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Medicine » Urology and Nephrology » "Advances in Hemodiafiltration", book edited by Ayman Karkar, ISBN 978-953-51-2563-1, Print ISBN 978-953-51-2562-4, Published: September 7, 2016 under CC BY 3.0 license. © The Author(s).

Chapter 8

Quality of Life on Online Hemodiafiltration (HDF)

By Samir H. Almueilo
DOI: 10.5772/64591

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Quality of Life on Online Hemodiafiltration (HDF)

Samir H. Almueilo
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Online hemodiafiltration (OL-HDF) as a renal replacement therapy is gaining momentum due to the perceived added benefit from enhanced clearance of potentially harmful middle molecules. Favorable effect of OL-HDF on all-cause mortality and cardiovascular mortality and morbidity has been suggested by some clinical trials. Health-related quality of life (HRQOL) is an important component of hemodialysis patients’ care. HRQOL is of interest to both health care providers and patients. Improved quality of life in hemodialysis patients has been associated with improved outcome in terms of reduced rate of hospitalization and mortality. Data on HRQOL in end-stage renal disease (ESRD) patients under OL-HDF is scarce and of marginal quality. In this review, we will try to summarize the available evidence on this subject.

Keywords: Quality of life, Health-related quality of life, Online hemodiafiltration, Hemodiafiltration, End-stage renal disease

1. Introduction

End-stage renal disease (ESRD) is characterized by significantly increase rate of mortality and morbidity. Survival of patients with end-stage renal disease is substantially decreased compared to counterparts without renal failure. It is estimated that 10–20 % of dialysis patients die annually [1]. Historically, in patients with ESRD, survival has been commonly utilized as a measure of outcome, as both health care providers and patients are most interested in prolonging life.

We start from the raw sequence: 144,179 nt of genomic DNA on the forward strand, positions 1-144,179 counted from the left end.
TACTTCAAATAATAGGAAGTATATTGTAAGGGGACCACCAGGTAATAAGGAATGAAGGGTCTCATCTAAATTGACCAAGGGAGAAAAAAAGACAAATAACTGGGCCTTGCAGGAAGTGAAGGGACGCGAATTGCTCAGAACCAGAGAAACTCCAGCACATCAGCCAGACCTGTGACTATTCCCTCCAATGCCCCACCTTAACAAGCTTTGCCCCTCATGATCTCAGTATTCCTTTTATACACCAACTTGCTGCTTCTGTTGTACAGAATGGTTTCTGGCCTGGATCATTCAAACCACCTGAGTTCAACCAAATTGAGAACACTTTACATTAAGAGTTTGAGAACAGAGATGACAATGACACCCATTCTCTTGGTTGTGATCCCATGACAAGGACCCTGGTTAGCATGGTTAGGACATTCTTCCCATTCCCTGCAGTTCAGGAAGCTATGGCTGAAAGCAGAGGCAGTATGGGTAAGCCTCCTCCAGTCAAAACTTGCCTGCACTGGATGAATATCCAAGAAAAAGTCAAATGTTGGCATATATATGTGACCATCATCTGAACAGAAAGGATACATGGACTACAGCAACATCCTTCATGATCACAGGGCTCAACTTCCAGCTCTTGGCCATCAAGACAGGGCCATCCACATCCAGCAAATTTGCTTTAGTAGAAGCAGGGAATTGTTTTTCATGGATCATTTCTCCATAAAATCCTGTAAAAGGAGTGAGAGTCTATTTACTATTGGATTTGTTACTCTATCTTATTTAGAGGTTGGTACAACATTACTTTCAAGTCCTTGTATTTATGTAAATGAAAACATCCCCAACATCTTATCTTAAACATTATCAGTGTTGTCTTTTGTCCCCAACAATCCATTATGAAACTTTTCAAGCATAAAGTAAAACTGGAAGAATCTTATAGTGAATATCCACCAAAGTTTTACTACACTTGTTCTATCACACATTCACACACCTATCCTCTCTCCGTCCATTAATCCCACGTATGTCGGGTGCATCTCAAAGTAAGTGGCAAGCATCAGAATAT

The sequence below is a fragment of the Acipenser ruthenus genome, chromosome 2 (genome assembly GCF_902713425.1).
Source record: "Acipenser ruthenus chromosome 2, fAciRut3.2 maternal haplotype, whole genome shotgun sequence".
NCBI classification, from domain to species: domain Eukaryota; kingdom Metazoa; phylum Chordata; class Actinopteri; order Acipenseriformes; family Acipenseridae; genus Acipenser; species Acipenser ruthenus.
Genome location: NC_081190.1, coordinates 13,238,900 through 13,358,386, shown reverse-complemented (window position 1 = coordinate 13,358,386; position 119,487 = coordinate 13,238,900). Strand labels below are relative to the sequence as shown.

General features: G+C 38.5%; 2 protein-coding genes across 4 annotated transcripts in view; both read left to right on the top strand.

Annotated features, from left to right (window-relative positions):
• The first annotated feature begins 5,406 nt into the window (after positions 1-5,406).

Quality of life (QOL) is curtailed in these patients not only due to the physical burden of the disease but also due to its effect on psychological, social interaction, rehabilitation, and employment component of patient life. Renal replacement therapy decreases morbidity related to uremia and improves many of the uremic symptoms such as anorexia, fatigue, and pruritus that have a negative impact on the quality of daily life.

Conventional hemodialysis (HD) is reasonably effective in removing small solutes by way of diffusion across membranes. However, middle molecules which are implicated in adverse outcome are poorly removed by such mechanism. Secondary analysis of the HD trial had suggested that survival may depend on clearance of such middle molecules [2]. Convective therapy is more effective in removing larger toxic middle molecules such as β2-microglobulin. High-volume online hemodiafiltration (OL-HDF) effectively achieves significant clearance of middle molecules. Such treatment has been shown to be beneficial in terms of lower risk of all-cause and cardiovascular mortality when compared to standard hemodialysis. Secondary analysis of initially negative clinical trials also demonstrated decreased mortality in recipients of high-volume OL-HDF [37].